Scathach: The Mythical Female Teacher Of The Greatest Celtic Warriors

By Karen Harris

Neist Point Lighthouse, Isle of Skye. (Juan Maria Coy Vergara/Getty Images)

According to Celtic legends, Scathach was a great warrior, but where she excelled most was teaching. She was best known as the teacher of some of the greatest Celtic warriors.

Scathach's Backstory

Historians today doubt that Scathach was a real person, evidenced by her name, which means "the shadowy one" in ancient Gaelic. She was said to be the daughter of Ard-Greimne of Lethra and live on an island with an impenetrable castle that had a tall gate guarded by her own daughter, Uathach, on what many Scots today believe was the Isle of Skye. Only a select few were allowed inside, for that is where Scathach did her important work: training warriors.

According to legend, she was a restless woman who grew easily bored and refused to participate in the accepted feminine traditions of her day, such as poetry, instead desiring action on the battlefield. She may or may not have seen it, but at some point, she retreated to her island fortress and started her school for warrior training. As a teacher, Scathach believed that her students learned best by doing, so she engaged them in hand-to-hand combat. She also taught them how to pole vault, a useful trick to scale walls and gates or reach a tall fortress window, and even fight underwater.

Statue of Cu Chulainn and Ferdiad in Ardee, County Louth, Ireland. (Adrian Crawley/Wikimedia Commons)

Scathach's Greatest Student

Undoubtedly, Scathach's most famous pupil was Cu Chulainn, the great warrior of Ulster who was initially just a lovestruck lunk. He only came to the school because the father of the girl he hoped to marry insisted on it as a condition of his blessing, convinced the poor schlub would never make it through the brutal training even if he could find the fortress. It turned out not to matter because after Cu Chulainn successfully located Scathach, she demanded he marry Uathach—without a dowry, no less—as the price of admission. He was also required to battle her bitter enemy, the warrior queen Aoife. She also warned him that she could see his future, and if he completed her training, his career as a warrior would be great but short.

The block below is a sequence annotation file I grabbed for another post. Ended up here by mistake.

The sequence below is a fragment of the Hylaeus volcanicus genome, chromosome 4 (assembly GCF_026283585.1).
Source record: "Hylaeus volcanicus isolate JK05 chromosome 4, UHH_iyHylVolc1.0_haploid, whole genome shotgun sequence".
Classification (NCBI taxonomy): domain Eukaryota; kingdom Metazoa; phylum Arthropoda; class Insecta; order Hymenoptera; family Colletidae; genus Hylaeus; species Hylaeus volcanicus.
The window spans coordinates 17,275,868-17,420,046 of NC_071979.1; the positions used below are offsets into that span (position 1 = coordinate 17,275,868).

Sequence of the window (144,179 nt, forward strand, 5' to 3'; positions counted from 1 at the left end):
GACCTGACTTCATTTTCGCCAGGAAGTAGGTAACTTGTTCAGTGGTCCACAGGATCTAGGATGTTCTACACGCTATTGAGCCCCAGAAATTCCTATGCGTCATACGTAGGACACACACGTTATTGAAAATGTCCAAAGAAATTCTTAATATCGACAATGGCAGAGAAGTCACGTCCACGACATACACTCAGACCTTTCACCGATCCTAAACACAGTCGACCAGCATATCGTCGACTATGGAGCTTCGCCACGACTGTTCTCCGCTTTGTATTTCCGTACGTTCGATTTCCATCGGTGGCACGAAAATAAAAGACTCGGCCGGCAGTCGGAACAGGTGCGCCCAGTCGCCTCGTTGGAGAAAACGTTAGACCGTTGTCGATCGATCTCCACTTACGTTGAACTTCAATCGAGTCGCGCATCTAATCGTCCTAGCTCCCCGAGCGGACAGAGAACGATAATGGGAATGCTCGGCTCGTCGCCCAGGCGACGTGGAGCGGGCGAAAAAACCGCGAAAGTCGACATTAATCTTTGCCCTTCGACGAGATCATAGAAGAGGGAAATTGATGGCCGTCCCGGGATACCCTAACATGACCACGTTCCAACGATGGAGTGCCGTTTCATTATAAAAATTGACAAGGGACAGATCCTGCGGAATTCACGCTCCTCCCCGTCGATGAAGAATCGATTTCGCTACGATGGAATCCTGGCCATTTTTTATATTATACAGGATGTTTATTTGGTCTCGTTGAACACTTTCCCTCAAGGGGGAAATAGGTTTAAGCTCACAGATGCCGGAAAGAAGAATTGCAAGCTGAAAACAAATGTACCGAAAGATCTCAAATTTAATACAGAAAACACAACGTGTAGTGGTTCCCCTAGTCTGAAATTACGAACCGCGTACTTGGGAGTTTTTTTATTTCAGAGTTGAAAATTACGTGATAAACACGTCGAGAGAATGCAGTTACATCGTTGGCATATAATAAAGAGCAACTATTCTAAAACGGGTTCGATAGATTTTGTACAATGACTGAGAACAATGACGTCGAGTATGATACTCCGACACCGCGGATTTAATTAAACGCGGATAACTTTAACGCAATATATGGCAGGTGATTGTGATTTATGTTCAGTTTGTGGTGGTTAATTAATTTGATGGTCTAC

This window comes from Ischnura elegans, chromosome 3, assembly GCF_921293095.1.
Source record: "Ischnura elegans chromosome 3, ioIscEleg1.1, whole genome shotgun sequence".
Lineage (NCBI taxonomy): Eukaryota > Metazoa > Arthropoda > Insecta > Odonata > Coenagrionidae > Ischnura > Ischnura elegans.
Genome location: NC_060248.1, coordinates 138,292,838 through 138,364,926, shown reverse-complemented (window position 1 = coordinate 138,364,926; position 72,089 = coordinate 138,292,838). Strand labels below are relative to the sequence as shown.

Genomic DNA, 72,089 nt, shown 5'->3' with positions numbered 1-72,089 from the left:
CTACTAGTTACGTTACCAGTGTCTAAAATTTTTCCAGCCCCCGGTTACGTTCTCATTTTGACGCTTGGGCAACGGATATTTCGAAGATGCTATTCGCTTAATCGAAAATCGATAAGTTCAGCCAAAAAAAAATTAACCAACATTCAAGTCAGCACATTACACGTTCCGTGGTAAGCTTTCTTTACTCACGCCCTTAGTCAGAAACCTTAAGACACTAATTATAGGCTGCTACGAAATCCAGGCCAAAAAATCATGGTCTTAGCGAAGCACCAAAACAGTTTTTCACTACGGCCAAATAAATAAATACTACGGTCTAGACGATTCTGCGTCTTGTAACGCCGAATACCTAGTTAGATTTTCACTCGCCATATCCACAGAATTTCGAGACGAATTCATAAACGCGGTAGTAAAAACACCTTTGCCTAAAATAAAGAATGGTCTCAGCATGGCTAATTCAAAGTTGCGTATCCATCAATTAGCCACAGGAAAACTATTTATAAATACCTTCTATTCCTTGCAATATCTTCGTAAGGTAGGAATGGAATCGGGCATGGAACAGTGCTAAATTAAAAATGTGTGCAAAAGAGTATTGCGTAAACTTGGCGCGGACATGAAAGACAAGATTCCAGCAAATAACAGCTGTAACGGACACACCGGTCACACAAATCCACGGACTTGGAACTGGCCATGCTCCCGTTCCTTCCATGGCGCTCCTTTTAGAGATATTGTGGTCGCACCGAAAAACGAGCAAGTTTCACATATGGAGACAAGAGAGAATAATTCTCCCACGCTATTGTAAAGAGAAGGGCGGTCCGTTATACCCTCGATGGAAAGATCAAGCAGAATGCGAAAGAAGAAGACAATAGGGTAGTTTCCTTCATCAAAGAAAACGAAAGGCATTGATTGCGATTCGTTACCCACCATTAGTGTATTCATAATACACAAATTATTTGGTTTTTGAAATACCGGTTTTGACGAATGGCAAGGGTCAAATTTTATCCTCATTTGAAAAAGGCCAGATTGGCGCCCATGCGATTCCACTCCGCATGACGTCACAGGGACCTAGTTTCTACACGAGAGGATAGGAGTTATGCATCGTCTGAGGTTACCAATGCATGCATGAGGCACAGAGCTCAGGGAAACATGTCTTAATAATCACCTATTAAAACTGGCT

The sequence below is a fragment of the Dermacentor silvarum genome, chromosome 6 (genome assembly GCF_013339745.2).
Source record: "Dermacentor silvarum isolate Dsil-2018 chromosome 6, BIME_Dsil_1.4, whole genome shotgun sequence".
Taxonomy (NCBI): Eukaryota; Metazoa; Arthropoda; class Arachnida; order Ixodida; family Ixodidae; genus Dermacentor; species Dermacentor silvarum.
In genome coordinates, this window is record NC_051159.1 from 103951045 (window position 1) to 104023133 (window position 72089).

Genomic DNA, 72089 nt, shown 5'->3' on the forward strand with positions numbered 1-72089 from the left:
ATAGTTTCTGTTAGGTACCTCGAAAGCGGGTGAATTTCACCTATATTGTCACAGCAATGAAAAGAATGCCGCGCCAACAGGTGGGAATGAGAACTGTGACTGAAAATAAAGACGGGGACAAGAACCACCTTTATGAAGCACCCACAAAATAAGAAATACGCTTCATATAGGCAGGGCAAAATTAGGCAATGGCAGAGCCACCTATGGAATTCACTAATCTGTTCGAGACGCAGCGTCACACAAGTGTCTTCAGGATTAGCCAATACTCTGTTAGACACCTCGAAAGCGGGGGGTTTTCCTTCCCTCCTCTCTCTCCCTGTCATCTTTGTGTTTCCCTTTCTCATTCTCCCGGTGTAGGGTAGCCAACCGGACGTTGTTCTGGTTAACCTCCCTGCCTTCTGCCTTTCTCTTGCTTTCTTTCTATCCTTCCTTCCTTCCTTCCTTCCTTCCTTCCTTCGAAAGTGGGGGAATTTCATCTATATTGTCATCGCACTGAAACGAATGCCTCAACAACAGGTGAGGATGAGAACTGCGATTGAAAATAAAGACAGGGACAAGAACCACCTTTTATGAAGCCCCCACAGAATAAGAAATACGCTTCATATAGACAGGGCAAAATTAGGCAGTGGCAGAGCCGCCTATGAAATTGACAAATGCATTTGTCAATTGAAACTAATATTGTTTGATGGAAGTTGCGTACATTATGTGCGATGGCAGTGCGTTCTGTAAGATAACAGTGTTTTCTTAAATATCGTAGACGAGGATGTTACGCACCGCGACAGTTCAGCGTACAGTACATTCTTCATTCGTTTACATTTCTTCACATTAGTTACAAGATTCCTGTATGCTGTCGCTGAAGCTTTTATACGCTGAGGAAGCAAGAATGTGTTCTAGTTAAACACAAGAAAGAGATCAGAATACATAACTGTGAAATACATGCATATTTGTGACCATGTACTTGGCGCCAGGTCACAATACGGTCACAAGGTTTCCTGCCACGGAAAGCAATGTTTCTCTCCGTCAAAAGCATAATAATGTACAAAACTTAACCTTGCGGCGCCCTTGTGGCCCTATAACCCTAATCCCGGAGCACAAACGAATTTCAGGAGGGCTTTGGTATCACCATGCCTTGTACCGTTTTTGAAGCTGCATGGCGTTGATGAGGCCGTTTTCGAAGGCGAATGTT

Inexplicably, this was all good to Cu Chulainn, who became Scathach's favorite student. He overpowered Aoife easily, forcing her to free all of the hostages she'd taken from Scathach, maintain a peace agreement with Scathach forever, and bear him a son for good measure. Scathach was so pleased that she bestowed him a secret gift, a spear of her own design called Gae Bolga that separated into barbs when it hit its victim, tearing their flesh apart and instantly killing them, which he was eventually forced to use against his best friend and fellow student, Ferdiad, in the Saga of Tain. Historians have been quick to note the similarities between the legend of Scathach and Cu Chulainn and that of the Lady of the Lake who gifted the sword Excalibur to King Arthur, and it's possible the old Celtic stories inspired this aspect of Arthurian folklore.

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Karen Harris

Writer

Karen left the world of academic, quitting her job as a college professor to write full-time. She spends her days with her firefighter husband and four daughters on a hobby farm with an assortment of animals, including a goat named Atticus, a turkey named Gravy, and a chicken named Chickaletta.